Transcribed from the Ellensburg Daily Record, Ellensburg, WA, December 1, 1947, pages 1,4:

Brakes Didn’t Take Hold At All, Pilot Says

SEATTLE, Dec. 1–(AP)– Failure of hydraulic brakes to “take the slightest hold” after a normal landing caused the eight-death crash of a four-engined Alaska Airlines plane at the Seattle-Tacoma airport, Pilot James E. Farris, 37, of Seattle declared today.

Over and over again, as he sat on a hotel room bed, Farris, a veteran of 12 years of airline flying repeated:

“I can’t understand why those brakes didn’t take hold; not even the air-bottle emergency.”

Farris could think of only one possible reason for the failure; the 48-hours the big DC-4 stood in the rain at Yakutat, Alaska, while 42 spark plugs were changed.

“Maybe water got into the hydraulic lines and froze. But there was enough pressure to let the flaps down when we came in for a landing.”

Farris said the plane, landing at a speed of approximately 100 miles an hour, “rolled like it was on a bed of ball-bearings” until it leaped a 60-foot embankment at the end of the runway and crashed into an automobile on the highway below, killing a woman passenger in the car.

Farris said he had about 1,800 feet of the 5,610-foot runway left when “he knew for certain” that his brakes were gone.

“Dick (Co-pilot Richard F. Whiting, 29, of Anchorage) and I both had the foot brakes down tot he deck without a reaction. Then I yanked the emergency with both hands. Nothing happened. Just before we hit the car, I reached up with both hands and yanked all the ignition loose.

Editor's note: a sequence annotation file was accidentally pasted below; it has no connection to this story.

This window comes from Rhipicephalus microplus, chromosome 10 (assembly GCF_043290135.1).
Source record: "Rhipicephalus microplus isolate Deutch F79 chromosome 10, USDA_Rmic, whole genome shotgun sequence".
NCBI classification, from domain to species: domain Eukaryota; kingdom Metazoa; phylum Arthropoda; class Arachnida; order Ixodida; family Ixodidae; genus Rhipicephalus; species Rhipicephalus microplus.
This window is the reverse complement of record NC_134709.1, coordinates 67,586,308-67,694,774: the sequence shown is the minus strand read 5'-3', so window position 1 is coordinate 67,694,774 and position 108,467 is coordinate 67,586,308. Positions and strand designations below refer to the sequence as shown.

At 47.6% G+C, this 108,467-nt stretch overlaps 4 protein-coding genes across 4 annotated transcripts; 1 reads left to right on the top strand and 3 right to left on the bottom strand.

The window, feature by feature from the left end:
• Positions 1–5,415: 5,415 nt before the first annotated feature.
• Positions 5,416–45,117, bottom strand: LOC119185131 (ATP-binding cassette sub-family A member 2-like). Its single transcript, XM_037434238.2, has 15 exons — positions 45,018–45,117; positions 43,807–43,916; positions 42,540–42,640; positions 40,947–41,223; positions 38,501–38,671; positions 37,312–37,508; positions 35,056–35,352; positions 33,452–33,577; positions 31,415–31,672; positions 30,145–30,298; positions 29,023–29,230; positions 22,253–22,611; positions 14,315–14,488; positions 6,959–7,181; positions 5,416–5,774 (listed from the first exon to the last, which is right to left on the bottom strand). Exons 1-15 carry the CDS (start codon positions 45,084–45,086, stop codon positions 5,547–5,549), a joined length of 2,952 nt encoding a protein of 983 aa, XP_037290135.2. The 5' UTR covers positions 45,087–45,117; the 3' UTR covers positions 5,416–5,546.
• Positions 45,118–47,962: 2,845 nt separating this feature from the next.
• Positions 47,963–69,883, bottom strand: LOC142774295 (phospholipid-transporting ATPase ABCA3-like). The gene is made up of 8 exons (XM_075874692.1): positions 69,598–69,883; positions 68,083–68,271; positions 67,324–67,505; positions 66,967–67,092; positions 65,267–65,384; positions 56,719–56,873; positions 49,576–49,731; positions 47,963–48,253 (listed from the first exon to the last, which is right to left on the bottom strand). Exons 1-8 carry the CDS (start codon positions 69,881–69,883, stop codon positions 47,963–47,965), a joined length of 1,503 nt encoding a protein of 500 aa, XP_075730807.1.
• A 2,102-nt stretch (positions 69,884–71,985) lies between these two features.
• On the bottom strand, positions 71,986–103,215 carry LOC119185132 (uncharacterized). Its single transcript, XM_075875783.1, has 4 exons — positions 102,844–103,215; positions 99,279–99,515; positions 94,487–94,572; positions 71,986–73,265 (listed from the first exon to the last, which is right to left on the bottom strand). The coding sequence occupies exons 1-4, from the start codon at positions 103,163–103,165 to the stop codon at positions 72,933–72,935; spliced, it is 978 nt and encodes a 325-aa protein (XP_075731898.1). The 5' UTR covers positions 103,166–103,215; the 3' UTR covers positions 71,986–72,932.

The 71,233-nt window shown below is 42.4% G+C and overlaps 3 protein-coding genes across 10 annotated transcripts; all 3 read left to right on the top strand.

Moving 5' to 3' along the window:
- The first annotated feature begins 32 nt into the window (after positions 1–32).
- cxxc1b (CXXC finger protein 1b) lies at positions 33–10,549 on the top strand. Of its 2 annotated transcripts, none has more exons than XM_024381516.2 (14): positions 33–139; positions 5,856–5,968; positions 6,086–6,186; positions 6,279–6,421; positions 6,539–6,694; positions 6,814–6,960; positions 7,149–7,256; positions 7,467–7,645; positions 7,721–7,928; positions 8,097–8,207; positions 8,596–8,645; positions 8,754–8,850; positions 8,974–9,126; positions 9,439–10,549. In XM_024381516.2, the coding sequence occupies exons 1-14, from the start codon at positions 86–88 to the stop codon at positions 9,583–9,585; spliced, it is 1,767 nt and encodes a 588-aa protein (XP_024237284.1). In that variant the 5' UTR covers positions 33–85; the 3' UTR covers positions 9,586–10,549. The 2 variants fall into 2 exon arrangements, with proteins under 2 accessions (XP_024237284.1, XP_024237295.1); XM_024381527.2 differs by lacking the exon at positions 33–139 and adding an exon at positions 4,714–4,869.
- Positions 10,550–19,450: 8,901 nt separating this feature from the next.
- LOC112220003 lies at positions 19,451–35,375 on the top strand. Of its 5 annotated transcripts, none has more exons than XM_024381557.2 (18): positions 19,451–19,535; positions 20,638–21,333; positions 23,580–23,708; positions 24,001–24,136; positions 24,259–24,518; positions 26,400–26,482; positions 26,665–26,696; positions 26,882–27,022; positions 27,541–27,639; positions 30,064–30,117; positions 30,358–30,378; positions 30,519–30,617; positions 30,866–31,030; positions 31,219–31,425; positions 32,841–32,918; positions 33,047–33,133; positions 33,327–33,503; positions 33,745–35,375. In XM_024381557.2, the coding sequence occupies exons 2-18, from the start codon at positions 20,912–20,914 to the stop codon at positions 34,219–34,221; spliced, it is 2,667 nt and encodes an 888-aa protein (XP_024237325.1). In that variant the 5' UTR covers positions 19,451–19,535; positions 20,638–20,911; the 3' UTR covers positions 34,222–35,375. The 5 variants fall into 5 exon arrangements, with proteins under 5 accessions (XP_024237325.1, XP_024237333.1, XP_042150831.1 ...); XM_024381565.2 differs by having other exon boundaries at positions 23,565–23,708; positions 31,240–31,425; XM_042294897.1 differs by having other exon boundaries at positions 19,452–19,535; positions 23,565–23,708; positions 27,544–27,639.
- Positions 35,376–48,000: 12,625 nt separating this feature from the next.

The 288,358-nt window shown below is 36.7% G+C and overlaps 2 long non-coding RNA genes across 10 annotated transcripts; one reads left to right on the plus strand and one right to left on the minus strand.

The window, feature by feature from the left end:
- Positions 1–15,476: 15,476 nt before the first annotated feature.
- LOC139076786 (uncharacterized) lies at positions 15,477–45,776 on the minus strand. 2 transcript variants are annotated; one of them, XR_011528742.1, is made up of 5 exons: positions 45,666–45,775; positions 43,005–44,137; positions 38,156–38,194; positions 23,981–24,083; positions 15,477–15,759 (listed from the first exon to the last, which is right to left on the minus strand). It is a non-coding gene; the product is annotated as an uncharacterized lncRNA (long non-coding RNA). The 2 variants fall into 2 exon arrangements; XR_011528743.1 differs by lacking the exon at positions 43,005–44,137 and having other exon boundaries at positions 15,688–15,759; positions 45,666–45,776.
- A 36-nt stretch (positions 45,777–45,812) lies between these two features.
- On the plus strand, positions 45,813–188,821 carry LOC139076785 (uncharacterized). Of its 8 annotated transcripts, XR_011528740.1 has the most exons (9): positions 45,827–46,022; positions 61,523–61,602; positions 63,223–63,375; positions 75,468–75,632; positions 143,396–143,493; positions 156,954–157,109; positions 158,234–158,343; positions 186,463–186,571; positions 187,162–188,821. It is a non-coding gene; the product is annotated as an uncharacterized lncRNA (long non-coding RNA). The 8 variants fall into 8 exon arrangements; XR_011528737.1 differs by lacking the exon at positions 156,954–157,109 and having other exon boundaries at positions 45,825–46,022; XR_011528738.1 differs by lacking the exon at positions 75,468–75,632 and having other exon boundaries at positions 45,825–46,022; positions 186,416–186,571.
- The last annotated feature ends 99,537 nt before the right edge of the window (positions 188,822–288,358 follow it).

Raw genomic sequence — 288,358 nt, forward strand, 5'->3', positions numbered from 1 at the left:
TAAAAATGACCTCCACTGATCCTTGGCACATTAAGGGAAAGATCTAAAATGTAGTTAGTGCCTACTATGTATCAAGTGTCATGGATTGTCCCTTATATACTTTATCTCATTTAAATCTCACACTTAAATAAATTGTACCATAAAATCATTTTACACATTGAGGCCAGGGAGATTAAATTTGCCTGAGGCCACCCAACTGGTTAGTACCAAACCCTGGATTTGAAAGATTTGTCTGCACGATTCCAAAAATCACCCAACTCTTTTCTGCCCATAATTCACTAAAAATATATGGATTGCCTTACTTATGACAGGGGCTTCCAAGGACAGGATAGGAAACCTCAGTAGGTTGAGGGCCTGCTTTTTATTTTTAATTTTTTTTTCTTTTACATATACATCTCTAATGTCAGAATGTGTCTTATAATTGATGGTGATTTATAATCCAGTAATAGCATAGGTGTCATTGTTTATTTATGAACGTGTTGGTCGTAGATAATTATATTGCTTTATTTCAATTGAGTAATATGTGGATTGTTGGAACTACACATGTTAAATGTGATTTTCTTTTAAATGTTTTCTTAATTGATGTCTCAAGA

“When we hit and the right wing cracked, I saw the flash of fire reflected in my window. A tree was jammed up against the right window and Dick and I both got out the left window.

“Someone yelled, ‘there’s a woman in that car.’ The car was jammed right in front of the butt o the wing where it joins the fuselage. I saw the blind woman (Mrs. Stella Pearl Jones, Seattle) trying to open the right front door. I dived into the auto through a rear door and reached for her.

“I yelled at her but she kept crawling under the wing and straight into the flames. Then the whole car blossomed in a blaze and I had to get out.

“The weather had absolutely nothing to do with the crackup. There was no overshooting or undershooting of the field. I Just had no brakes.”

Farris said he had checked the hydraulic system at the last stop, Annette Island, near Ketchikan.

“The hydraulic system and brakes are always the last items on the check list. They were O.K. at Annette.”